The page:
How to Engage in the Fulfilling force of Somatic Movement

Legendary musician James Brown once said, ‘’The one thing that can solve most of our problems is dancing’’. Whether it be dance, pilates, yoga, or even simply going for a walk, moving one’s body entails becoming alive again. It means your spirit feels lighter, more stimulated and grounded.

Somatic practices are performed with a focus on one’s inner experience to learn something about their spirit, their body and its movements. Engaging in somatic movement can help us regulate our nervous systems and expand emotional awareness amid exciting and transitional periods, and therefore can be of particular aid to students who are going through the unfamiliar and potentially nerve-wracking process of leaving home to settle at university.

Many somatic exercises stem from ancient Eastern philosophy and healing practices, such as ta chi and qi gong, and have since inspired people worldwide to engage in the practice. Luckily, the Student Union hosts an array of opportunities to get involved with somatic exercises that can help maximise one’s overall wellness. Below are focused examples of the key benefits and how to perform them in a healthy manner.

  1. Mindfulness

To ensure that we push through our exercise in a physically and emotionally optimal way, it’s important to recognise how the mind and body respond to various movements. This could mean being present, blocking out distractions and grounding oneself to be ‘in the moment’. One way to do this is by closing your eyes to focus on your inner experience instead of your physical surroundings. You could also try cultivating breathing awareness, for instance, by being more intentional with the length and intensity of your breaths.

Mindfulness is also important from a safety standpoint. If an area of your body feels tense and unreceptive to what you’re trying to achieve, it’s in your best interest to listen to your body’s signals. Adding onto this, it can be helpful to express curiosity in regard to areas of tension or discomfort. For example, while meditating, some people find that sitting in silence feels uncomfortable. In this case, one could later question why this is; one possibility is that there is unfamiliarity in being ‘bored’ or unstimulated in contrast to our busy schedules.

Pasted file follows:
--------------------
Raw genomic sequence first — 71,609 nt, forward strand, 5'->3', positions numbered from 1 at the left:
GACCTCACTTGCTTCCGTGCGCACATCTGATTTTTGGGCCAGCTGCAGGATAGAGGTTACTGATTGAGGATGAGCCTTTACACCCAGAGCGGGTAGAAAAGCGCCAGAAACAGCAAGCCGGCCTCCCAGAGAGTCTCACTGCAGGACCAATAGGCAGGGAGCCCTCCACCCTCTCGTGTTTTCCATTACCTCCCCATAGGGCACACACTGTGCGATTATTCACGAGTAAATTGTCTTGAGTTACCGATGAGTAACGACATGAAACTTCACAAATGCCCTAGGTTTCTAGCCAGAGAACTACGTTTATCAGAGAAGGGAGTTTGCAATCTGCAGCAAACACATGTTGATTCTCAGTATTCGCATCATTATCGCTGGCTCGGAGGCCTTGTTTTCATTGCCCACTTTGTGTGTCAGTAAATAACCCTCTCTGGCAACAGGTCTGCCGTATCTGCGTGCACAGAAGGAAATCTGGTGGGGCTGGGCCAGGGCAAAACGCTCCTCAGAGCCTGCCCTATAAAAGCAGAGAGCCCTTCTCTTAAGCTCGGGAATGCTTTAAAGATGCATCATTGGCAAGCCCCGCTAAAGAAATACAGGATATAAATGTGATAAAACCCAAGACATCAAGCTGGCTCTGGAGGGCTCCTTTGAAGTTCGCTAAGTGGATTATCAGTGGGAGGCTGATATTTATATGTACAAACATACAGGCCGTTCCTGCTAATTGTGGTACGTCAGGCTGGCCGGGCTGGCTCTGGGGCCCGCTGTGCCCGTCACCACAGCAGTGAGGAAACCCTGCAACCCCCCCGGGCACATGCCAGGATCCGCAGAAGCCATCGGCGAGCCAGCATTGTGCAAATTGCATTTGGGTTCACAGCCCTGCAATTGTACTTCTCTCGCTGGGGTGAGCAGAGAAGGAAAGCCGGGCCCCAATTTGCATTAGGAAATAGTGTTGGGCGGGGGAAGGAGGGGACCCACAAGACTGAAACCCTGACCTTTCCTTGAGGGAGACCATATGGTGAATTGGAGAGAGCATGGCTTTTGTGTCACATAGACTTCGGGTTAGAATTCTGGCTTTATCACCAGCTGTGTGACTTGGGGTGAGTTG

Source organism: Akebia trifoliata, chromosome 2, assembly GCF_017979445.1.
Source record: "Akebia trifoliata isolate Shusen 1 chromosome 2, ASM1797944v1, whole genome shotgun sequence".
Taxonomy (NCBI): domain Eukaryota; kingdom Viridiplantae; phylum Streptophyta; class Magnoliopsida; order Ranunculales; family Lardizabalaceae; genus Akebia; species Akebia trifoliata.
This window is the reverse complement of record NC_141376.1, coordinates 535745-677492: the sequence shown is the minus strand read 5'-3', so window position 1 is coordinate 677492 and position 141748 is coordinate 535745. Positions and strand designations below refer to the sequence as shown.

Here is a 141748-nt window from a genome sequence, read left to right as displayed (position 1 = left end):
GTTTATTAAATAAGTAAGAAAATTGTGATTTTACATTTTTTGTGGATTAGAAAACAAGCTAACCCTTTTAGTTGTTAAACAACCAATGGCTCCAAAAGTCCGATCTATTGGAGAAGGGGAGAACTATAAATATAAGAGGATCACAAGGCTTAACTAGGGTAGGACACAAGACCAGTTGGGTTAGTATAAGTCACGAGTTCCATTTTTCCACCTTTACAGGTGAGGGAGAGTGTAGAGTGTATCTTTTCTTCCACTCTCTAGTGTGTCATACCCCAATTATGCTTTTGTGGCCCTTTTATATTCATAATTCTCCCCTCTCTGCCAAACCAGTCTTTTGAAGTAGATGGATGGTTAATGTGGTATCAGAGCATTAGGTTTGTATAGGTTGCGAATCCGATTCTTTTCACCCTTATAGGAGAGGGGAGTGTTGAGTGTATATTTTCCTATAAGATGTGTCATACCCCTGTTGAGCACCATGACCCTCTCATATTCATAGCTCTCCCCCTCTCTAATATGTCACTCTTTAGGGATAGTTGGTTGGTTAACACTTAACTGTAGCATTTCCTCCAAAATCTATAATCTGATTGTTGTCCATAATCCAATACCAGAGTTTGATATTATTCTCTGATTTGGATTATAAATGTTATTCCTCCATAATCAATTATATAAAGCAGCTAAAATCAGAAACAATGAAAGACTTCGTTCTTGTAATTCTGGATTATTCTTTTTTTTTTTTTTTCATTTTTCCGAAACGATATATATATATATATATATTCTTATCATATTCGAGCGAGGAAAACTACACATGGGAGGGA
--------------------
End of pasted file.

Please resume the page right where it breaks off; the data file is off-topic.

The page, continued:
1. Intentionality

Your practice can be even more restorative if led with a specific intention. This could range from feeling more grounded, releasing certain emotions, or even further tuning into them. You could try to implement this by visualising your intention as a physical entity. For example, if you intend to practise emotional release, picture strings of emotion flow through and eventually out of your body. Closing your eyes may help with this.

Often with somatic movement, the goal is not to solve a problem or to brainstorm practical solutions to achieve the intention, but rather, to be present in our practice and to use intentional movement-fueled energy as a way to focus on our inner being.

  1. Liberation: moving intuitively and indulging in the experience

Cultivating authentic and intuitive movement is a precious aspect of somatic exercise that nurtures our practice even further by enabling us to become one with our bodies. Allowing your body to surrender to the music with not a care in the world as to whether your movements look pretty and polished, is a vulnerable yet rewarding act because it’s authentic and intuitive. Therefore, as opposed to intellectualising or being hyper-critical of your movements, try moving in a manner that feels intuitive and really soak up the experience.

Feel the ground beneath you. Feel the emotions that come up and embrace or release them if you wish. Lastly, throughout our somatic practices, we must ensure that we work in harmony with our bodies, give ourselves patience and tenderness to move through our practice, and apply this level of compassion and intentionality throughout our day-to-day lives.

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